To some, climbing to the top of a water tower would be a harrowing experience. But for Jana Nyhagen, it’s all (a thrilling) part of the job.
I eagerly started climbing water towers in 2013. Since then, I’ve climbed too many to count. As part of my job as a drinking water engineer, NACE certified coatings inspector and water tank maintenance services operations manager, I get to see some amazing sites and I’m constantly looking for a photo opportunity when I climb. I’m always concentrating on staying safe and documenting the towers’ conditions, but when a great view presents itself, I make sure to document it. Take a look at some of my most memorable water tower inspection adventures. I hope you enjoy them!
Climbing in the fall gives the best views! On a calm day in Melrose I captured quiet reflections of autumn colors on Juergens Lake, on a portion of the Sauk River.
Not all tanks are visible to the general public, including this buried 3.2-million-gallon tank that was constructed in 1925. Two of the men that helped build the tank left their mark in the concrete at the base of two of 21 columns inside of the tank. It is amazing to think that my great-grandparents’ generation built this tank that is still in service today.
This little gem of a community has beautiful views from the water tower and beautiful views of the water tower! The nearby land was once a quarry and is now a park. The community is also surrounded with bodies of water that make it a beautiful destination.
On a clear day, the view from a water tower can go on for miles and miles. This photo was taken in the general direction of my home and displays the farmland, forests and blue sky that I like to call home.
After traveling across the historic Stillwater Bridge on the last day it was open to vehicle traffic between Minnesota and Wisconsin, I found myself atop the Bayport reservoir. From the reservoir, I realized I had a view of the new bridge, so I snapped a few photos. SEH played a role in the overall river crossing project, and until now, the only view I had of the new bridge was while crossing the old lift bridge. The final product was neat to see from a higher perspective.
This water tower is located just off the green of the local golf course — I even found a golf ball on the roof last year! The mature pines lining the fairways transition into green forests at the edge of the Iron Range. Wind turbines dot the horizon making for a mesmerizing experience.
The bird in this photo perched straight above my head for a moment, and by the time I got the camera ready, it noticed it had company and flew off.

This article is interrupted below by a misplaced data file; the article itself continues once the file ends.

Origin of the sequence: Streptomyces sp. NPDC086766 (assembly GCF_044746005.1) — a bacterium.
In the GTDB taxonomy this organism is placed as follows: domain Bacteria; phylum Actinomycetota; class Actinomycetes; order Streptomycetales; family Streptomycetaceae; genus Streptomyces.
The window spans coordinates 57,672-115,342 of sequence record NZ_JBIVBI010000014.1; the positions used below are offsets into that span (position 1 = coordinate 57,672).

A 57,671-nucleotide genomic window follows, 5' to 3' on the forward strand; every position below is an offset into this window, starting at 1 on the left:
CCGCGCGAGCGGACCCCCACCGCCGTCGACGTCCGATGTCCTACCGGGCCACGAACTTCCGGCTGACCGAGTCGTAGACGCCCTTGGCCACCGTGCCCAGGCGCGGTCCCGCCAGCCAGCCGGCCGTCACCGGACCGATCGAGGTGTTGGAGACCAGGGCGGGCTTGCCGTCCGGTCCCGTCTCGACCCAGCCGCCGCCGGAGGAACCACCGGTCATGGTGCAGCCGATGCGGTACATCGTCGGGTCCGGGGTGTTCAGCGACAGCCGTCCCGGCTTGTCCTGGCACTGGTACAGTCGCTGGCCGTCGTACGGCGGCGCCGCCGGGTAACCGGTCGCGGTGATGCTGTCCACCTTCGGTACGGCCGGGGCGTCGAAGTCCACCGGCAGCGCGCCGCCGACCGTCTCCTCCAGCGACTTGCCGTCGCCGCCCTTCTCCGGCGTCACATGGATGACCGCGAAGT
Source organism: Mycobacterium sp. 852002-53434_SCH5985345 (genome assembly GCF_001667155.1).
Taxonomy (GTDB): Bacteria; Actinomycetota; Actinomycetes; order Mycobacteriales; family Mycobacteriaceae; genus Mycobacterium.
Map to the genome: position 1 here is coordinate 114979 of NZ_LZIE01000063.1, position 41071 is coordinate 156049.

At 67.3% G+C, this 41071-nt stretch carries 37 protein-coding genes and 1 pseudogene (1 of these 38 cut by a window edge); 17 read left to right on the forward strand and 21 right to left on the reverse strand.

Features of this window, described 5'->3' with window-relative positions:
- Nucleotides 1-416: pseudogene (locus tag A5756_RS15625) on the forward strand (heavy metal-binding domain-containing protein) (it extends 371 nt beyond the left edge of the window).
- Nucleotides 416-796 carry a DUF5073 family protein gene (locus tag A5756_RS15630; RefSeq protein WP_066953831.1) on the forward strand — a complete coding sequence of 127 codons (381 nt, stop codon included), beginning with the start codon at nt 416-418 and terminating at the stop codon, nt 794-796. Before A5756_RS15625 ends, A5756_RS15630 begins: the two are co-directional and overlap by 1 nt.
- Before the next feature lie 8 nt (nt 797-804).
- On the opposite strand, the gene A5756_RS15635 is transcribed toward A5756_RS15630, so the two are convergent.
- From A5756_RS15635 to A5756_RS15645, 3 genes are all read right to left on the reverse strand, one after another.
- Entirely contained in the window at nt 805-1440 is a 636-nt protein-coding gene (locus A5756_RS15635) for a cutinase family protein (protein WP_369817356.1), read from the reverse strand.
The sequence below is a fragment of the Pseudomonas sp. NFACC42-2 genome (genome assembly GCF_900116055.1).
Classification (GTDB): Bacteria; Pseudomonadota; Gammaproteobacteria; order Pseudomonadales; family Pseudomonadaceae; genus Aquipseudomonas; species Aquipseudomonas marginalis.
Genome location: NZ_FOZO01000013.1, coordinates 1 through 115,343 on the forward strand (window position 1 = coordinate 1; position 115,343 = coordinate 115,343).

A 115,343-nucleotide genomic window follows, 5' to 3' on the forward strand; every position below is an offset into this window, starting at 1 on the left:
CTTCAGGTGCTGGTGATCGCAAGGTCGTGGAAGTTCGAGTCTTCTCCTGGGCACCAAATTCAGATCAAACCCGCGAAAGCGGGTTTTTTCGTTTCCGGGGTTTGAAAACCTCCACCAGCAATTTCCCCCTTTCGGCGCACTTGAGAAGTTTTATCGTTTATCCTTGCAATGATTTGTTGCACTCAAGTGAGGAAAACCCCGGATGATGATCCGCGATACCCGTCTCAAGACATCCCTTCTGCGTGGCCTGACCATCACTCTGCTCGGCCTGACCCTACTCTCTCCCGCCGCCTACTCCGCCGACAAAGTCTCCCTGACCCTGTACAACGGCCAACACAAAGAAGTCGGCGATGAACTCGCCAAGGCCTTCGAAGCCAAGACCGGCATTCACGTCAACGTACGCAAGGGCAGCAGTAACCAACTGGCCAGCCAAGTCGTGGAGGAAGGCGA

Sometimes the best image captured during an inspection isn’t from the top of the water tower. On a rainy day in Brainerd, I happened upon a reflection of the water tower in a nearby puddle. After the rain passed, a clear sky followed allowing for this reflection of the water tower to be captured.
This is also a unique water tower because there are stairs that require your back to be turned to the water tower while transitioning from the leg ladder to the catwalk. It is a neat feeling to walk up the stairs with nothing but air between you and the ground.
In the land of 10,000 lakes, several of the water towers have beautiful views of lakes. The blue sky and sunshine only enhances the view.
Again, it pays to look down as well as up when inspecting water towers. This adorable bunny was burrowed down in the grass with a few siblings. I couldn’t resist the opportunity for a photo!
During this inspection, the blue sky paired beautifully with the green trees that go on and on. On top of a tank without a guardrail, it is easy to feel one with your surroundings.
I needed to watch my step during this inspection! The cage on the ladder was bent up at the base to make just enough space for a family of birds. This water tower also happened to have a bird painted on it. Apparently, this family took that as an invitation!
The Berlin water tower is very tall, about 180 feet, and it is located near the wastewater treatment plant. Using the fish-eye setting on the camera, I was able to capture a unique view of the wastewater treatment plant on a sunny day. Wastewater treatment plants include many treatment steps, and only a view from up high can capture these steps in one photo.
Although climbing to the top of a water tower might not be everyone’s example of a good time, to Jana Nyhagen, it’s all in a day’s work.
“I love having the opportunity to climb our clients’ water tanks, especially when a client is willing to climb with me. I can teach them how to safely enjoy the experience and what to look for to make sure the water supply is protected. They can teach me about where they live and work, pointing out landmarks in their community. This elevated adventure with a beautiful view of our world is best when shared.”